Ghost Plant Succulent | Growing And Care Guide

Cacti and succulents are popular in garden centers, home improvement stores, and even craft and hobby stores. The ghost plant succulent is that plant you’ve seen everywhere but had no idea what it was called.

Ghost plants add a modern touch to container plantings and rock gardens with their pinkish-grey succulent leaves and trailing rosette form. The ghost plant succulent is a popular subject for faux plant arrangements, but there’s no reason to buy expensive fake plants when the real thing is so simple to grow and propagate.

Ghost plant Succulent (Graptopetalum paraguayense) has lovely trailing rosettes, making it ideal for a hanging pot. When grown in full sun, these Graptopetalums turn yellow-pink, but they turn bluish-grey when grown in the shade.

How to Grow Ghost Plant

When its basic growing requirements are met, the ghost plant, like most succulents, is a low-maintenance specimen. Sharp drainage, plenty of sunlight, and infrequent irrigation are the keys to a healthy ghost plant that will soon produce new offshoots for you to propagate.


Ghost plants will look their best in full sun or bright dappled shade. Plants that do not receive enough light will become leggy and may drop their leaves. Keep the ghost plant in a south or east-facing window when growing as a houseplant.

The amount of light that a ghost plant receives can affect its coloration, making plants of the same species appear different. A more shady location produces the characteristic bluish-gray foliage, whereas a full day of the sun causes shades of blush to appear on the leaves.


Like most succulents, the ghost plant requires good drainage to maintain a healthy root system. The more rain your area gets, the more drainage you’ll need to provide for ghost plants. If you have clay soil in your garden, use raised beds that are at least six inches tall and a planting mix that is half grit, gravel, or sand and half organic material such as peat, coco coir, or commercial potting soil.


In the absence of natural rain, ghost plants require only infrequent irrigation. Plants growing in full sun and summer temperatures will benefit from weekly watering, whereas houseplants may only require watering every other week. Indoor ghost plants should be watered at the soil level to avoid water stagnation in the rosettes.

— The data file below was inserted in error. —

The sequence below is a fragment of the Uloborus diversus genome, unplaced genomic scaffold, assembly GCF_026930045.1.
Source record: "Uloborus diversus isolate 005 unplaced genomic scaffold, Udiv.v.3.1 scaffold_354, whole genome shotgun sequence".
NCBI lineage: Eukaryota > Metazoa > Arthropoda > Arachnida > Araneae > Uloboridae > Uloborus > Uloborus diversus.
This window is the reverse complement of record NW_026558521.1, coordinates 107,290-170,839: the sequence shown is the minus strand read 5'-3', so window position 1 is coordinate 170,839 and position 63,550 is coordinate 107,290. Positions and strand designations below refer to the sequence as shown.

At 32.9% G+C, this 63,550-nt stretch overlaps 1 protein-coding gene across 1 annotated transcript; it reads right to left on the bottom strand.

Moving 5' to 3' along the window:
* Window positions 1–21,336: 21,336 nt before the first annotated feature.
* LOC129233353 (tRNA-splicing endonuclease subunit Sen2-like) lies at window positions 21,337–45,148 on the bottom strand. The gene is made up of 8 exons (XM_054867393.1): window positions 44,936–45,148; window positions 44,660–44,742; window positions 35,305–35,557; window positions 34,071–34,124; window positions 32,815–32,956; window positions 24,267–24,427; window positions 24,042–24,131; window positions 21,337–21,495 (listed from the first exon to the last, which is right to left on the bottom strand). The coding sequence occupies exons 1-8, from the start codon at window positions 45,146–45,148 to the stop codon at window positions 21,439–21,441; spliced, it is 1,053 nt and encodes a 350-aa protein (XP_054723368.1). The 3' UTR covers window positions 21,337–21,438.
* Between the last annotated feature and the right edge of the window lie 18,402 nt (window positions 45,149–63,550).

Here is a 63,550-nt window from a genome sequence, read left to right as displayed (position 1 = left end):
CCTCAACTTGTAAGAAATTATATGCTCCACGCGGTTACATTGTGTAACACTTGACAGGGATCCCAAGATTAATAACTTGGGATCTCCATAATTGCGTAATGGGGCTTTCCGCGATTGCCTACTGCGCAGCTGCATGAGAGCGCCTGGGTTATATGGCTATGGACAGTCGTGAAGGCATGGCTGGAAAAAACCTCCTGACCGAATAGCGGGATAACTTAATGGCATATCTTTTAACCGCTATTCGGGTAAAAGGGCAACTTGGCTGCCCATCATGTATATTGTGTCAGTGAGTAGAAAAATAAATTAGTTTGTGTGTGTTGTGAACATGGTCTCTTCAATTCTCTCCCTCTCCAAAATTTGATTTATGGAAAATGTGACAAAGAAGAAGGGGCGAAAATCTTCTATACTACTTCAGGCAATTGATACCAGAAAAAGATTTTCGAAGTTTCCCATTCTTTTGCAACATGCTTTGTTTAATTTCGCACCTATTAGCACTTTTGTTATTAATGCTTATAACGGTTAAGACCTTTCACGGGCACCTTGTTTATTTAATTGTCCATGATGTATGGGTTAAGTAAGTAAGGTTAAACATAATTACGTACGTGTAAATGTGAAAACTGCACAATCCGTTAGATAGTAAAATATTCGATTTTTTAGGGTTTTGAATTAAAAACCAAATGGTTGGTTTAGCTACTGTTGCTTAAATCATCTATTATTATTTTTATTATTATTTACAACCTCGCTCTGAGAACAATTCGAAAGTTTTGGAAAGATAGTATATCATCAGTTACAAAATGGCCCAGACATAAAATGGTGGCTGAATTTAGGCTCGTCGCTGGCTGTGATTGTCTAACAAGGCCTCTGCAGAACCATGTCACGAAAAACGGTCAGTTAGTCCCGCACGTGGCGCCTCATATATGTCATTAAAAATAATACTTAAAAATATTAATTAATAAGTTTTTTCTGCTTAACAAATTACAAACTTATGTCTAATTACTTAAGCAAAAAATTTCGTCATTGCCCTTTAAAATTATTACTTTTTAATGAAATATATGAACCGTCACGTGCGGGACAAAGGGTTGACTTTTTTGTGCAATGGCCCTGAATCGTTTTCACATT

Temperature and Humidity

Although ghost plants thrive in hot weather, excessive humidity is a problem in areas with poor drainage. Planting your ghost plants in containers or raised beds, as well as spacing them apart from each other and other plants will keep them healthy.


All plants require nutrients to grow, but succulents can thrive in low-nutrient soil, and over-fertilization will cause the leaves to burn. A soil-enriching approach, such as manure tea or a side-dressing of compost, is sufficient to keep your ghost plants healthy.

Potting and Repotting

Ghost plants have shallow root systems and do not require repotting regularly. When your plant has outgrown its container, handle it with care to avoid damaging the powdery pruinose coating on the leaves, which is delicate. Plants should be repotted in a light potting mix or cactus mix, rather than by the leaves.


Propagating new ghost plants is simple, whether you start with a single leaf or replant one of the many pups produced by a healthy clump. If the conditions are favorable, a healthy leaf that falls from a ghost plant may even root where it lands.

Toxicity of Ghost Plant

Ghost plants are not toxic to dogs, cats, or horses, according to the ASPCA.


Ghost plants produce new rosette pups on thick stems that can become leggy over time. Depending on the look you want, these leggy offshoots can add to the plant’s charm or start to look scraggly. You can remove the offshoots as they grow too long and replant the pups, share them with friends, or compost them.

Growing in Containers

Growing ghost plants in containers is a great way to bring the characteristics of this succulent to the forefront of your mind. Choose a gritty or lightweight potting soil mix, and keep the ghost plant near the container’s edge, where taller plants won’t obscure it. Ghost plants’ pale grey leaves contrast nicely with purple-leafed plants that have similar growing requirements, such as Sedum’s’ Firecracker.’

Growing From Seeds

Although cuttings are the quickest way to propagate ghost plants, you can also start many plants from seed to cover a large area of the garden. Collect the tiny seeds that form after the flowers wither, or buy seed. Plant the seed in sterile potting soil. To avoid displacing the seeds, water with a plant mister. Germination will take about three weeks if the seed tray is kept in bright light at 70 degrees F.

Pairs Well With

Ghost lant succulent pairs well with ‘Paddle Plant’ Kalanchoe luciae.
It also looks great in a trailing container or rock garden.

Common Pests/Diseases

Remove dead leaves from the base of your ghost plant as it grows. Pests such as the mealybug thrive in decomposing leaves. If you find mealybugs on your ghost plant, spot treats with isopropyl alcohol or smother them with horticultural oil.

Ghost Plant vs Peacock Echeveria

Succulents in the Crassulaceae family, also known as stonecrops, share several characteristics, including fleshy leaves and a low-growing habit. Ghost plant and peacock echeveria look similar because they both have a powdery pruinose coating that aids in moisture retention. Despite their similar appearance, if you intend to grow your succulent outside, it is critical to understand the hardiness of your plants. The ghost plant is hardy to zone 7, but the peacock echeveria is much more tender, growing in zones 9-11.

In the spring and summer, ghost plants produce small white and yellow flowers.
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